Plaintiffs, Doris Smallwood and Marla Gladney-Smallwood, on behalf of various alleged heirs and dependents, bring this action for the alleged wrongful death of Lloyd C. Smallwood. Mr. Smallwood was a professional welder who ignited a high pressure hydraulic gas line while working on an oil tanker and died in the ensuing fire. Plaintiffs bring this action under the general maritime law as modified by section 905(b) of the Longshore and Harbor Workers' Compensation Act ("LHWCA" or, "the Act"), 33 U.S.C. § 905 (b), against the owner of the oil tanker, defendant, American Trading & Transportation Company ("ATTRANSCO").
ATTRANSCO filed a cross claim against third party defendant, Pacific Chemical Labs, Inc. ("PCL"), a group of expert marine chemists retained by the Southwest Marine ship repair yard ("SWM"), Mr. Smallwood's employer, to certify that certain areas aboard the vessel were safe for hot work (welding).
The relevant undisputed facts can be briefly summarized. ATTRANSCO contracted with SWM, an expert ship repair yard and an independent contractor to perform work on a vessel owned by ATTRANSCO, the "American Trader." Work on the vessel commenced at SWM in San Francisco on July 8, 1991 and was completed on August 5, 1991. Lloyd Smallwood was killed on July 18, 1991 while welding in the lower one-third center portion of the forward deep tank when he burned a hole in an unprotected hydraulic pipeline causing the pressurized hydraulic fluid to ignite.
SWM had hired PCL to certify areas of the ship that were safe for hot work. PCL had not certified the area in which Lloyd Smallwood was working as safe for hot work, but SWM's Competent Person Log for July 13-18 listed that area as safe for such work. In addition, SWM employees mistakenly believed it to be safe despite the fact that the hydraulic pipelines in the forward deep tank were pressurized at the time of the accident.
The court has previously filed orders granting PCL's motion for summary judgment and denying in part and granting in part ATTRANSCO's motion for summary judgment as to the duties it owed to Lloyd Smallwood. The matter is currently before the court on defendant's motion in limine to exclude evidence supporting a claim for non-pecuniary damages. The court must determine whether plaintiffs may recover non-pecuniary damages for loss of society in a case involving the death of a non-seaman in state territorial waters.
Having considered the parties' submissions and arguments, the court enters the following Memorandum and Order.
I. Applicable Law
Maritime wrongful death law is as uncertain as the "implacable" seas of Herman Melville. Statutory and general maritime law remedies seem to have been crafted independently of, and often in conflict with, each other. In determining the appropriate remedies for survivors of longshore workers who have been injured aboard vessels, this court embarks upon these uncertain waters and attempts to navigate the conflicting currents.
The statutory remedies provided for by Congress include the Jones Act, 46 U.S.C. § 688(a), the Death on the High Seas Act ("DOHSA"), 46 U.S.C. § § 761 et seq., and section 905(b) of the Longshore and Harbor Workers' Compensation Act, 33 U.S.C. § 905(b). The judicially-crafted remedies arise from the federal court's well-recognized authority to "legislate" in the arena of admiralty law. See, e.g., Northwest Airlines, Inc. v. Transport Workers Union, 451 U.S. 77, 96, 67 L. Ed. 2d 750, 101 S. Ct. 1571 (1981) (noting that the constitutional grant of general admiralty jurisdiction to the federal courts is a proper basis for the development of judge-made rules of maritime law).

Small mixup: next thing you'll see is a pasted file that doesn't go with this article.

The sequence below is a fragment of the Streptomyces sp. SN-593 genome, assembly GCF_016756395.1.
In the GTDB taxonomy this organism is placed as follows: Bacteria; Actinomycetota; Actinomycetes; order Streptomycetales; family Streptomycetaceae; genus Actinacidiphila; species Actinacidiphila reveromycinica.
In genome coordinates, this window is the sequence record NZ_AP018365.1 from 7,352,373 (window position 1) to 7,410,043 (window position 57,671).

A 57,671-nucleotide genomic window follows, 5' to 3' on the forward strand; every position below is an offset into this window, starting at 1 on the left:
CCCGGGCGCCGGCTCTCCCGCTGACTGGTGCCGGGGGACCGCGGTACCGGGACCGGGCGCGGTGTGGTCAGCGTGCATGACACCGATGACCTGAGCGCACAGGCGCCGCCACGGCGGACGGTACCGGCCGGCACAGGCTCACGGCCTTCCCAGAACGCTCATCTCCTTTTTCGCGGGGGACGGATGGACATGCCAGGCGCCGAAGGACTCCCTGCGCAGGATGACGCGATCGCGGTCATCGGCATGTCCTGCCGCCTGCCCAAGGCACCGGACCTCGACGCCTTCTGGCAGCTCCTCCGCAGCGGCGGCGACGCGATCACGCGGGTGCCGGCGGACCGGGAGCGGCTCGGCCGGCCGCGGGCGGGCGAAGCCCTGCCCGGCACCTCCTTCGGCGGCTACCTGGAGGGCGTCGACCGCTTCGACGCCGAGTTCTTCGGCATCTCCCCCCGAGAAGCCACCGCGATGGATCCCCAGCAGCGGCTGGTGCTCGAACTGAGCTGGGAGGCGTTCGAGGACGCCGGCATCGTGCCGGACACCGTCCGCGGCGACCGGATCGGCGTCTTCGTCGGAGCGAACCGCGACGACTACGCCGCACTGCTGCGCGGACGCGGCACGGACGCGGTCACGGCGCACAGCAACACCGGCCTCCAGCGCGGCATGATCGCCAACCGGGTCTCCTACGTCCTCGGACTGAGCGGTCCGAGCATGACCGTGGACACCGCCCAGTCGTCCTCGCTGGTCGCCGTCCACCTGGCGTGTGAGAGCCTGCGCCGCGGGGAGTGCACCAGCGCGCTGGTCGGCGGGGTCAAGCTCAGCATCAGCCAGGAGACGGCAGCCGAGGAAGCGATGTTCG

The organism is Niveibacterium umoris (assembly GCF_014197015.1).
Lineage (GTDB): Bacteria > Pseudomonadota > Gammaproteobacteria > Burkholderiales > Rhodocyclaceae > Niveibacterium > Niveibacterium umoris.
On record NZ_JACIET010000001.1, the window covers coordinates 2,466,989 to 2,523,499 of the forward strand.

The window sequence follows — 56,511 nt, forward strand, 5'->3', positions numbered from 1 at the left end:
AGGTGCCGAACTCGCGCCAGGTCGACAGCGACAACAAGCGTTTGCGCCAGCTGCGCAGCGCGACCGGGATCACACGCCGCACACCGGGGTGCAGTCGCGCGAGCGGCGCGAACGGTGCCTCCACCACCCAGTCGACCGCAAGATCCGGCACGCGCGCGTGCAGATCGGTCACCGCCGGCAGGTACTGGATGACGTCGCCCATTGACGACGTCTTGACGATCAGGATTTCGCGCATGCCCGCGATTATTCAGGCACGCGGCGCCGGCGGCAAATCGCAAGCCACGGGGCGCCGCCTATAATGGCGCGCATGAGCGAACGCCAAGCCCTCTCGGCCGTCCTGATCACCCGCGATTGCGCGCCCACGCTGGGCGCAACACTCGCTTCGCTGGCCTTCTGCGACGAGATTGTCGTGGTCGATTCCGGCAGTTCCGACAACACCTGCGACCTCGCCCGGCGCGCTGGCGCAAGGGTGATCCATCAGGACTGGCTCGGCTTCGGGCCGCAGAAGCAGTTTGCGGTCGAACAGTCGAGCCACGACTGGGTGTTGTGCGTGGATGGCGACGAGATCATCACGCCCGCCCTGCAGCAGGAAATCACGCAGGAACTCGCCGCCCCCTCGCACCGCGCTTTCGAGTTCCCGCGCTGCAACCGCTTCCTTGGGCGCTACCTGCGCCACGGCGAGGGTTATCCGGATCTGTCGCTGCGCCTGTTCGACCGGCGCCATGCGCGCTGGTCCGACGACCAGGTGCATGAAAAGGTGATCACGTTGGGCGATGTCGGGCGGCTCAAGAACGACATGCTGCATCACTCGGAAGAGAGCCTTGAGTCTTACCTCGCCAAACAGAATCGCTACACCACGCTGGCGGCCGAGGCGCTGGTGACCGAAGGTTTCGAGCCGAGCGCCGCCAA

With respect to the scope of damages for wrongful death, these remedies often appear to overlap and contradict each other. Indeed, as two leading commentators note, "the perils of the sea, which mariners suffer and shipowners insure against, have met their match in the perils of judicial review." G: Gilmore & C. Black, The Law of Admiralty § 6-1, at 272 (2d ed. 1975).
The question here is whether compensation for loss of society is available under the general maritime law as modified by section 905(b) of the LHWCA. To answer this question it is necessary to review the tortuous history of negligence and unseaworthiness in admiralty law and the evolution of judicially created and legislatively enacted remedies. Doctrines of negligence and unseaworthiness have developed along two different courses in maritime law. In addition, though remedies for seamen and remedies for longshore workers have evolved separately, they often intertwine.
A. Historical Development
The first remedy afforded a seaman against the shipowner for injuries sustained as the result of the negligence of the owner or crew, other than the ancient maritime remedy for maintenance and cure, was the judicially-created remedy of unseaworthiness established by the Supreme Court in The Osceola, 189 U.S. 158, 47 L. Ed. 760, 23 S. Ct. 483 (1903). The Osceola defined the remedy as one for "indemnity for injuries received by seamen in consequence of the unseaworthiness of the ship, or a failure to supply and keep in order the proper appliances appurtenant to the ship." Id. at 175. The Court found precedent for this remedy in British and Continental admiralty law, as well as in some lower court decisions from this country. On the other hand, the Court held that seamen are not entitled to "indemnity for the negligence of the master, or any member of the crew" but are limited solely to maintenance and cure. Id.